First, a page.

When you’re standing in Rob Buttrum’s packed living room, the word “claustrophobia” inevitably enters your mind. It’s not like an episode of A&E’s Hoarders — you don’t exactly feel suffocated or trapped — but every inch of available space is covered with records, VHS tapes and posters. And if you entered it five years ago, you experienced a different kind of claustrophobia in the presence of nearly two hundred other humans.
“Right where you’re sitting, actually,” he says, pointing at the carpet below my feet, which has seen its fair share of sin. “Bands would play right there.”
Though the space, known as House of Tinnitus, hasn’t seen a live act in half a decade, Buttrum never intended to quit the labor of love. He just needed a bigger boat, which arrived in the form of Rubber Gloves Rehearsal Studio. Since 2010, he’s wielded his experience as a musician, promoter, artist and booker at the Denton dive, where he brings in nearly a third of the acts, plus other one-off spaces in the area, all under the name of his now-defunct house venue. Though he says decades have blurred the memories, he’s probably more responsible for DIY’s longevity in the city than he’ll ever admit.
Sitting on his living room couch, Buttrum recounts the swirling maelstroms that once raged in that very room. On a regular basis, Denton’s finest would show up to cut loose and unleash a category 5 hurricane’s worth of energy in his house. The living room could only be about 200 square feet — the size of a regulation soccer goal. Except at these shows, the net was filled with over one hundred drunk souls feeling utterly alive.
When Buttrum started House of Tinnitus, he was new in town, having just moved from Baltimore. Right away he had noticed a craving for shows that wasn’t being properly sated, so he committed himself to being a dual conduit for noise and metal bands in North Texas.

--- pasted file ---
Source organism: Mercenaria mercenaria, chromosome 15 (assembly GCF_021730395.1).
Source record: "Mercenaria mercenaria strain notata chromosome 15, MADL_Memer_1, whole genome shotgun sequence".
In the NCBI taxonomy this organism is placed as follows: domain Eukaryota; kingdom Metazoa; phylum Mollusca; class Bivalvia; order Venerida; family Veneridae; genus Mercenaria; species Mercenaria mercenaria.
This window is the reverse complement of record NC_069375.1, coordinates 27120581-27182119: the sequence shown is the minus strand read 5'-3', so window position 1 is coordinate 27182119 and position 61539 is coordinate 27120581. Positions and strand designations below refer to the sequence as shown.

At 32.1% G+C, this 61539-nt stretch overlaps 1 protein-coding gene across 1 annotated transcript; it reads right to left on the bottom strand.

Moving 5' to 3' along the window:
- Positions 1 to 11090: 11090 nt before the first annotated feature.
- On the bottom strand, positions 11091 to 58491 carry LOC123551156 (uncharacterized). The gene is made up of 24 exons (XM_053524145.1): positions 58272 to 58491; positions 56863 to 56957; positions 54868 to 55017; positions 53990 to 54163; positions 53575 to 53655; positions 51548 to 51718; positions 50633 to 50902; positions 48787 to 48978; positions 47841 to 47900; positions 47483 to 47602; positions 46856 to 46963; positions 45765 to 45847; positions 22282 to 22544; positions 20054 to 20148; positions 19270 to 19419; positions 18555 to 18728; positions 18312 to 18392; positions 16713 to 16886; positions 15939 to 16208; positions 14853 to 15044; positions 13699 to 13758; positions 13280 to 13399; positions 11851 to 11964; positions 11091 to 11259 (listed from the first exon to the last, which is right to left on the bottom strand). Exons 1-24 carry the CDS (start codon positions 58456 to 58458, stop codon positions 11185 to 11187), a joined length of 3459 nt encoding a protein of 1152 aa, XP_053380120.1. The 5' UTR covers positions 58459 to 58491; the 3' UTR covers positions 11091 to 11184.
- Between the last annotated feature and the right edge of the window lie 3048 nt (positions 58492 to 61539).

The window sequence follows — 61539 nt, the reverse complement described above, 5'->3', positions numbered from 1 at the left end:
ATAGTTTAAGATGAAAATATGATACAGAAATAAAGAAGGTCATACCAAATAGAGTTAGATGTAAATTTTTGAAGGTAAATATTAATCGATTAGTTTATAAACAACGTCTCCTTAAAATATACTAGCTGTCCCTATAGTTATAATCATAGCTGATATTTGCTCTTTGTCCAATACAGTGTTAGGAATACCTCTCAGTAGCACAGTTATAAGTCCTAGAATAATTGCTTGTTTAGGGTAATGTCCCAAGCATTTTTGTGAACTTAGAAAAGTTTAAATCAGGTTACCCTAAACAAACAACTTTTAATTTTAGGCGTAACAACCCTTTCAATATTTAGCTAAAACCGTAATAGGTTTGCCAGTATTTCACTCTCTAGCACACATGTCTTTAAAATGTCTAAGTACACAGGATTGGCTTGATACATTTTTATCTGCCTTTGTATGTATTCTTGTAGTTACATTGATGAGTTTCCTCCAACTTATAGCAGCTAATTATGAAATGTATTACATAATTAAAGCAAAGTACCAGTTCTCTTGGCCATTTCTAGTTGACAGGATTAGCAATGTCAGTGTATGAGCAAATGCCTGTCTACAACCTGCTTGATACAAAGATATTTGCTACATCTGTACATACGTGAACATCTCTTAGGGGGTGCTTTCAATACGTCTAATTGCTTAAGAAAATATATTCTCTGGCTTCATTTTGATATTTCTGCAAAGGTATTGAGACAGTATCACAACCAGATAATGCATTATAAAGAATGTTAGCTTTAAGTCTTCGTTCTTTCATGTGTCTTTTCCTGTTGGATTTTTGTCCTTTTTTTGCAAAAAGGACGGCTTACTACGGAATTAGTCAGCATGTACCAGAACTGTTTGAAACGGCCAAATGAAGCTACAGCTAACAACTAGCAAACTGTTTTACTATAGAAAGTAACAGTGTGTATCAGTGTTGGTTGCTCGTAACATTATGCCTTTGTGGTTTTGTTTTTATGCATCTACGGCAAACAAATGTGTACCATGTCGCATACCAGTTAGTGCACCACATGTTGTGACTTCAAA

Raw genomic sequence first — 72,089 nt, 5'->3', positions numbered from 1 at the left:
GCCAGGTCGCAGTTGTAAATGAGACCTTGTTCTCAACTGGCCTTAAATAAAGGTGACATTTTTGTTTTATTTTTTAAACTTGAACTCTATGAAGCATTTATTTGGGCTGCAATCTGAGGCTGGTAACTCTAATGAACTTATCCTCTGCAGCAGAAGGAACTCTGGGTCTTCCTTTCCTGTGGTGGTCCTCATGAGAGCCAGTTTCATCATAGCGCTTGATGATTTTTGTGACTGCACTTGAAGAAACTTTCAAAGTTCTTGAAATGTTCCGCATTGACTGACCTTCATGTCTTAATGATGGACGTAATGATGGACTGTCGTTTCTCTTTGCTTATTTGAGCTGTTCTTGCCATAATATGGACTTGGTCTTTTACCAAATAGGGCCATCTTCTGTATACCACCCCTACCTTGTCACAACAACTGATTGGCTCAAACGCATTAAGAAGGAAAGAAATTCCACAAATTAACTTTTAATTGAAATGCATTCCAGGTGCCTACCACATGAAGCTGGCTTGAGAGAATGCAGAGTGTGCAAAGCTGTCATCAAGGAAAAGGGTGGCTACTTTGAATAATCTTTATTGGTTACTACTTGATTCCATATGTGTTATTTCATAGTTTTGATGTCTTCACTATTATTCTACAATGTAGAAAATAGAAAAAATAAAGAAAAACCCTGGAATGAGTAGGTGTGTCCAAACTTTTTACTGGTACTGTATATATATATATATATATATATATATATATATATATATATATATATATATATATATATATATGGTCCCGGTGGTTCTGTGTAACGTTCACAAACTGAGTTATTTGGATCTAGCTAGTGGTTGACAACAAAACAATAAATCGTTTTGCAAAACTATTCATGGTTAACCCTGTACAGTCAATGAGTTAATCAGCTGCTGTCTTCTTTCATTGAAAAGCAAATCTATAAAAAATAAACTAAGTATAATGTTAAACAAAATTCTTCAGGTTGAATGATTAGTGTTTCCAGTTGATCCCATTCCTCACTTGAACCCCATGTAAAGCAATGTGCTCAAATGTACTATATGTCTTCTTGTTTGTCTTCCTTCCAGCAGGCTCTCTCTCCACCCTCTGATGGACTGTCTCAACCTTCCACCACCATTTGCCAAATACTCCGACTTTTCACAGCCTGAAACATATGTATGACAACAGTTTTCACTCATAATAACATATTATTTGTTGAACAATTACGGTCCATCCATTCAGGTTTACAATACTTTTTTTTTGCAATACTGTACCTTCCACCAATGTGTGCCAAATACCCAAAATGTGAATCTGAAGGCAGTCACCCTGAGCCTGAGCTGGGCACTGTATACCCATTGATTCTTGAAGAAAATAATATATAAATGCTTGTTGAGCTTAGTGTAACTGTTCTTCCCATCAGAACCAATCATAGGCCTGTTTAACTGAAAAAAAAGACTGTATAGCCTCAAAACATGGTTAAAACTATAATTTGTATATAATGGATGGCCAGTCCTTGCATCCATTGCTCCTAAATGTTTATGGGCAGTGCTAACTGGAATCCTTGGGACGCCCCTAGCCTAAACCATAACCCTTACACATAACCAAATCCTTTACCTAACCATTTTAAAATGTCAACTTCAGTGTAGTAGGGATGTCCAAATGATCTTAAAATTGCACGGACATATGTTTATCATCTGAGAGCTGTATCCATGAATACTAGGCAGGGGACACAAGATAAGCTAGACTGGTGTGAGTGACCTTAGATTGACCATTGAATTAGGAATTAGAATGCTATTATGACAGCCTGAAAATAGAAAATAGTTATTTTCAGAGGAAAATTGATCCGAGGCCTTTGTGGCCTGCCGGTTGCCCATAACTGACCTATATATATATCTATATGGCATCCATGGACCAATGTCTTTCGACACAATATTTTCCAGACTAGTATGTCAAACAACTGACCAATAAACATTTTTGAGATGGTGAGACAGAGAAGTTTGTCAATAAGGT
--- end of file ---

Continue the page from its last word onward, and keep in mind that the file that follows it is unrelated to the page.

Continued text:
“Denton needed something like that, and we provided it,” he says. “I couldn’t believe it as we watched it take off. It was out of our hands.”
Denton’s DIY scene was roaring around 2008. The town’s resurgence necessitated more venues and shows to host all the bands. Buttrum lists off a series of former venues that were the city’s foundation, located in houses, taquerias, video stores, laundromats and art studios. Eventually he had to start turning down bands who were too big for the space. House of Tinnitus had become so notorious that many people didn’t realize it was an actual house and not a standard venue. Acts from California were reaching out to play there, and Buttrum had to tell them no.
Then, in the middle of 2010, Buttrum completely pulled the plug. Being a musician himself, his role as a continuous power source was costing his own art. And in the time since it shut down, the DIY boom has fizzled. “Denton was pushing more than half a dozen venues at that time,” he says. “Now there are maybe three or four. Macaroni Island is on its way out, too,” he adds. Macaroni Island — a venue that’s also home to Michael Briggs’ Civil Recording studio — announced last week that it will shut down at the end of the year.